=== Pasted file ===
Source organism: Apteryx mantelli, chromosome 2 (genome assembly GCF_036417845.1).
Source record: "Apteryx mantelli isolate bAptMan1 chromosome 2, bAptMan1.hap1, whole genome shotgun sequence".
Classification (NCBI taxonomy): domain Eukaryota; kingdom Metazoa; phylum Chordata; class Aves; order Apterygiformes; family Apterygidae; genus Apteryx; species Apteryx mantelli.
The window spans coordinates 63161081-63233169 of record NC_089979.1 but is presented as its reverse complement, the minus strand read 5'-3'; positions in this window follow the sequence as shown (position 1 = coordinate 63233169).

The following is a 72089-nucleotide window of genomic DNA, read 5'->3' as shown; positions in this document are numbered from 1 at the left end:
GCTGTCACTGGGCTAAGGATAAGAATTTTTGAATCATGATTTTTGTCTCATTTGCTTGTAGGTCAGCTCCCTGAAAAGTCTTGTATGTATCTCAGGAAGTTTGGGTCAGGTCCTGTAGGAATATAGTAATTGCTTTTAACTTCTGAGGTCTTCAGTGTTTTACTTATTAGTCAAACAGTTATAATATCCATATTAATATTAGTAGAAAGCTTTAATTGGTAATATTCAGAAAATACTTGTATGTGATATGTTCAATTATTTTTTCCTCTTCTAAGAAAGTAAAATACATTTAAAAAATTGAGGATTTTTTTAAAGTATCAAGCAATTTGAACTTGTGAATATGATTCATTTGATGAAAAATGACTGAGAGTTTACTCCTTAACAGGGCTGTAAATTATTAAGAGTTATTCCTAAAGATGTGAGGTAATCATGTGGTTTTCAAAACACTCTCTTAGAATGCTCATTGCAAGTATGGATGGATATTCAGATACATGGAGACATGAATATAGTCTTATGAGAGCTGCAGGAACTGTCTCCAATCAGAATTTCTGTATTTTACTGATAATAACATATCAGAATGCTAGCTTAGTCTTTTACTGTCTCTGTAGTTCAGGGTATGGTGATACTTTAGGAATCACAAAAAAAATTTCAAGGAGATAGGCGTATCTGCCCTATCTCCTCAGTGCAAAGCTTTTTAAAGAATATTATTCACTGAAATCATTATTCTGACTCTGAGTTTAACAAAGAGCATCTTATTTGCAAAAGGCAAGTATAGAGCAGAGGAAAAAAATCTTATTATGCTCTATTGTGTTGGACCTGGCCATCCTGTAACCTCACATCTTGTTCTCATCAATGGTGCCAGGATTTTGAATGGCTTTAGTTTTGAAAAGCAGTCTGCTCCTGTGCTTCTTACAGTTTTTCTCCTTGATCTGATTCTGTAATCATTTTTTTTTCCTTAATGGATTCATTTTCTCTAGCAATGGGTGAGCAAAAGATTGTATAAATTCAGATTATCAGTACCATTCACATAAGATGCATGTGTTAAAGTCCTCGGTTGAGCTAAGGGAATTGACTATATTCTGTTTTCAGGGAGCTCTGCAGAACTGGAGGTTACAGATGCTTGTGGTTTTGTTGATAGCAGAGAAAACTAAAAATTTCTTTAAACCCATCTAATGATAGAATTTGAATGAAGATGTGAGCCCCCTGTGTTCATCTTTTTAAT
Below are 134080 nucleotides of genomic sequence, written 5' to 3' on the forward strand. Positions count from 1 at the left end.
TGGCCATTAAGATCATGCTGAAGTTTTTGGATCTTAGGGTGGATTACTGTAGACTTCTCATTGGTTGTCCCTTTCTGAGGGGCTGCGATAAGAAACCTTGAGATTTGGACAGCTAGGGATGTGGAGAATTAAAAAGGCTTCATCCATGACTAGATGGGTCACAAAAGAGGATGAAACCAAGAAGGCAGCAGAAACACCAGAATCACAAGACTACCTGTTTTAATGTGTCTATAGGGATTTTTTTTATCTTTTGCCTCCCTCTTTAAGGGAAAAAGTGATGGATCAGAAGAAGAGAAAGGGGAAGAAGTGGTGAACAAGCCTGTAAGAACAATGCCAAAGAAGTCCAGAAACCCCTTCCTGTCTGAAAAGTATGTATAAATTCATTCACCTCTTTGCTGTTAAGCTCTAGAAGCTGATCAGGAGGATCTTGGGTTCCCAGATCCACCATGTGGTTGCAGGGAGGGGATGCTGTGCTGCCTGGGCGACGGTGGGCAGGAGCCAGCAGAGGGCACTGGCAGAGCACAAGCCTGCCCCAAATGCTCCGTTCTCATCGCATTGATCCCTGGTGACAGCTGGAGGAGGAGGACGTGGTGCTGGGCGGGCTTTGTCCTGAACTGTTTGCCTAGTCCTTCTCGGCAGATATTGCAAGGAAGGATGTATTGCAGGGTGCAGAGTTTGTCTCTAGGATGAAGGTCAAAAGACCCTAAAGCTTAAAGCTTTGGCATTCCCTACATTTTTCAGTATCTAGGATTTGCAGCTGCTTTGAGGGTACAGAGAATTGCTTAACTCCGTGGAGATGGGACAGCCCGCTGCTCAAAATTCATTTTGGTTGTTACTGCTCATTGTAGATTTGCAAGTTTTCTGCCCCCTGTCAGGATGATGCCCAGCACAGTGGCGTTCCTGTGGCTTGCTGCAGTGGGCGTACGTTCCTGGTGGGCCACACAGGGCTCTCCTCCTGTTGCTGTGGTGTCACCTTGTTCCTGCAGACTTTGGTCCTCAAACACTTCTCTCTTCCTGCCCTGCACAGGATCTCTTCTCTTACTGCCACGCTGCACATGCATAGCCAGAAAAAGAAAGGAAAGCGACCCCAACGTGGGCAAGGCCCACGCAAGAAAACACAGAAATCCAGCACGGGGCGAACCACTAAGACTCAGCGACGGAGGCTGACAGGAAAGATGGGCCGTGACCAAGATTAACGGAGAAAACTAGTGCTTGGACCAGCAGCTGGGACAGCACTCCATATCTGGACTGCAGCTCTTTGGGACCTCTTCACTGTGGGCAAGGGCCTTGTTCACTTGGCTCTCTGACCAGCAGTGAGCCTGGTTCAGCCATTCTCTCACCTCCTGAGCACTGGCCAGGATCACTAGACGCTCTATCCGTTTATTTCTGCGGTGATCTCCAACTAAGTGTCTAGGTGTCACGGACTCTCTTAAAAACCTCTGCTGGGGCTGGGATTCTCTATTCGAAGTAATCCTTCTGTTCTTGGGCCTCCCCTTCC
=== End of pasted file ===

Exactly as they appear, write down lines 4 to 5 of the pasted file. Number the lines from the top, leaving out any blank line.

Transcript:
The window spans coordinates 63161081-63233169 of record NC_089979.1 but is presented as its reverse complement, the minus strand read 5'-3'; positions in this window follow the sequence as shown (position 1 = coordinate 63233169).

The following is a 72089-nucleotide window of genomic DNA, read 5'->3' as shown; positions in this document are numbered from 1 at the left end: